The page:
By Joel Hall
With smiles on their faces and messy hands, Savannah Wood, 8, and her sister, Karina, 5, worked tirelessly, covering a large balloon with strips of papier-mâché.
While their sculpture was taking shape rather slowly, the two were convinced that it would, eventually, be a wonderful flying castle.
On Monday morning, the two were among the 150 children from Clayton, Henry, Fayette, and other surrounding counties who let loose their artistic imaginations at the kickoff of Arts Clayton's 2009 Summer Art Camps.
For two weeks, the Kaleidoscope Arts Camp (for grades 1-6), and the Young Teen Camp (for grades 7-9), will take place side-by-side at E.J. Swint Elementary School in Jonesboro.
According to Sara Cookson, program and event coordinator for Arts Clayton, the organization has hosted summer arts camps for 16 years. She said the program is successful because it focuses on getting kids to think outside of their comfort zones.
"We want them to discover their own loves, their own interests," Cookson said. "We're here to teach them that art isn't just about pen and paper. We want them to think outside of the box."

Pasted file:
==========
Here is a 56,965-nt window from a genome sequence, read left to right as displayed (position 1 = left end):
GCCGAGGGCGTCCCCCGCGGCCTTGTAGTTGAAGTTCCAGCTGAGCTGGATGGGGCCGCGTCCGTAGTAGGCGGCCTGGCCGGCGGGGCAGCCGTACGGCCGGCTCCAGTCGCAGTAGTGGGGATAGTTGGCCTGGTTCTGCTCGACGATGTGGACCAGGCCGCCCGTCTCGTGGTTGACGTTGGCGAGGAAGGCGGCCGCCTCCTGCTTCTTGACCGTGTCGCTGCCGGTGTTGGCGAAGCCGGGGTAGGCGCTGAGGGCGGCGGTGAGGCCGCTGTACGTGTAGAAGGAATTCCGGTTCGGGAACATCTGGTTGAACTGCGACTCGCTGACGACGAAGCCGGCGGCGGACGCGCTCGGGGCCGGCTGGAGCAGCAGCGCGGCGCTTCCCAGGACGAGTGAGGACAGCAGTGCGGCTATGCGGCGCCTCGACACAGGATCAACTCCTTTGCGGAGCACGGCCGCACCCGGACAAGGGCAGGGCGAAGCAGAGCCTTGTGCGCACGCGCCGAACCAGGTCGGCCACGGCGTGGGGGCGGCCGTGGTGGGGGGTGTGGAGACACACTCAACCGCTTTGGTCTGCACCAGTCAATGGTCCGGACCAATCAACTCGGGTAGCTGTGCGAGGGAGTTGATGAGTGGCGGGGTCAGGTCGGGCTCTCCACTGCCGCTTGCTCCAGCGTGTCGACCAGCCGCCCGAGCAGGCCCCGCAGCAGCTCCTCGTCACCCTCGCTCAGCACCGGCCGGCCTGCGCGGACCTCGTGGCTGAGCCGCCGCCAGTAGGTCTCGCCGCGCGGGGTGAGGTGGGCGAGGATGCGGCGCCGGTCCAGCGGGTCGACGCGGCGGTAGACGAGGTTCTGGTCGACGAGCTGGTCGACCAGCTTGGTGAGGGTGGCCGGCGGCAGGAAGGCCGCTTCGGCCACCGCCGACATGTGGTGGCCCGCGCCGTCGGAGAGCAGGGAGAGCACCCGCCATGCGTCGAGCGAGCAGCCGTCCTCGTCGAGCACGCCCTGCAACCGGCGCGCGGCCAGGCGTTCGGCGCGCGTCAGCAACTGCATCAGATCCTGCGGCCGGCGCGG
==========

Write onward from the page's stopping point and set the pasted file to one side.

Cookson said for the next two weeks, the children in both camps will explore visual art, as well as performance art, from a choice of dance, photography, sculpture, drawing, acting, and instrumental music.
At the end of the two weeks, all of the students will perform in the musical, "Lights, Camera, Action," by John Jacobson and John Higgins, as well as showcase a piece of visual art, she said.
Felicia Warner, stage director for the camp, said there are often more opportunities for athletic children than artistic children. She said the camp demonstrates to students that their artistic vision can make them successful.
"These children need to be able to express themselves," Warner said. "This whole process is teaching them lifeskills. It's really nurturing the whole person. It is teaching them not only how to be productive, but positively productive."
More than a dozen local art performers and teachers, as well as 30 volunteers, will work with students over the course of the camp. Greg McMahan, a professional clown know as "Mr. Greggy," performed for students on the first day of the camp.
McMahan said learning how to make a balloon animal can give a child "a great sense of accomplishment." He believes the camps will help the children become more independent thinkers.
"I like that they are focusing on the arts, because a lot of the schools are cutting back," McMahan said. "I'm glad that summer camps are picking up the slack. It helps them to see things in a different perspective ... It helps them make their own decisions."